Admitted Discipline Violations

Summary of Decision on Facts, Determination and Disciplinary Action


Vancouver, BC

Called to the bar: April 15, 2011

Discipline hearing: September 6, 2017

Panel: Herman Van Ommen, QC, Chair, Dennis J. Day and Gillian M. Dougans

Decision issued: October 31, 2017 (2017 LSBC 39)

Counsel: Carolyn Gulabsingh for the Law Society; Henry Wood, QC for Sumit Ahuja


Sumit Ahuja was retained by his client to provide services for a family matter. His client’ s husband had already scheduled a summary trial application seeking a divorce, joint parenting responsibility, child support, a reduction of retroactive child support owed and a division of family assets. Approximately two weeks before the trial, Ahuja called opposing counsel and asked for an adjournment. Opposing counsel refused.

Opposing counsel sent an email a few days before the scheduled trial to ask if Ahuja’ s client agrees to the divorce order to be made on the trial date. Ahuja emailed his client and informed her that her husband wishes to proceed with the divorce but the judge may not grant it. Ahuja’ s client asked him to do everything he can to stop the divorce on the trial date.

Ahuja emailed opposing counsel stating that he wishes to adjourn the summary trial and opposing counsel can proceed with the application for divorce. He said his client will not oppose the divorce order. Ahuja did not attend the summary trial. The judge granted the divorce order and adjourned the remaining issues.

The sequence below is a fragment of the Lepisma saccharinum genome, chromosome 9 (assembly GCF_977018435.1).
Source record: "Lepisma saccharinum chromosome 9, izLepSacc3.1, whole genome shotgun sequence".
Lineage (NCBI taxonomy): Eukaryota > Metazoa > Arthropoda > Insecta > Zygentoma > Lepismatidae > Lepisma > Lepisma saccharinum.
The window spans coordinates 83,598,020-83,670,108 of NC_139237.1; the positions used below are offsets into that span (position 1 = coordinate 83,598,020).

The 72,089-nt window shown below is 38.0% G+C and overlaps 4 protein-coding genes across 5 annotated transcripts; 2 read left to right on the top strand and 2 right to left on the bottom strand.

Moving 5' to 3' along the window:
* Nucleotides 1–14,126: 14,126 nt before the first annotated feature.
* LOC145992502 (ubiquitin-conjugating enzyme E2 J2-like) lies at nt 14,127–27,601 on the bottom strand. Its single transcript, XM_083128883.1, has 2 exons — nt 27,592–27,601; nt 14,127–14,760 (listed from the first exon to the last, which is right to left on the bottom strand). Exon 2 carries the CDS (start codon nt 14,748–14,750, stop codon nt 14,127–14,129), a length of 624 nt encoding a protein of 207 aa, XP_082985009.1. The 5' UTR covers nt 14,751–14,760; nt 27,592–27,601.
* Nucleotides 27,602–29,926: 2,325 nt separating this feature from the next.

Ahuja advised his client that she could appeal the divorce order but he did not think the appeal had any merit. His client filed a complaint with Law Society.

When contacted by the Law Society, Ahuja said he knew he would not be available for the hearing and advised his client of this, but did not have notes of this discussion. He said his client agreed to keep the trial date because another lawyer would take over the file when she returned from maternity leave, but when she returned, she advised Ahuja she would not take over the file.

The hearing panel found that Ahuja failed to advise his client he would not attend the trial; failed to follow his client’ s clear instructions to oppose the application for a divorce order and instead, advised opposing counsel his client did not oppose; and failed to tell his client of his failure to attend court or of his advice to opposing counsel that she did not oppose the divorce. The panel found Ahuja committed professional misconduct.


The panel considered Ahuja’ s professional conduct record, which showed challenges in client communication and integrity. It was concerned with Ahuja’ s lack of candour in the matter and determined his conduct to be more serious than a quality of service issue. The panel also considered the impact on his client, his acknowledgement of the misconduct and remedial steps taken, and sanctions in similar cases.

The panel ordered that Ahuja

  1. Be suspended for one month; and
  2. pay costs of $5,851.43 to the Law Society.

2017 LSBC 39 Decision on Facts, Determination and Disciplinary Action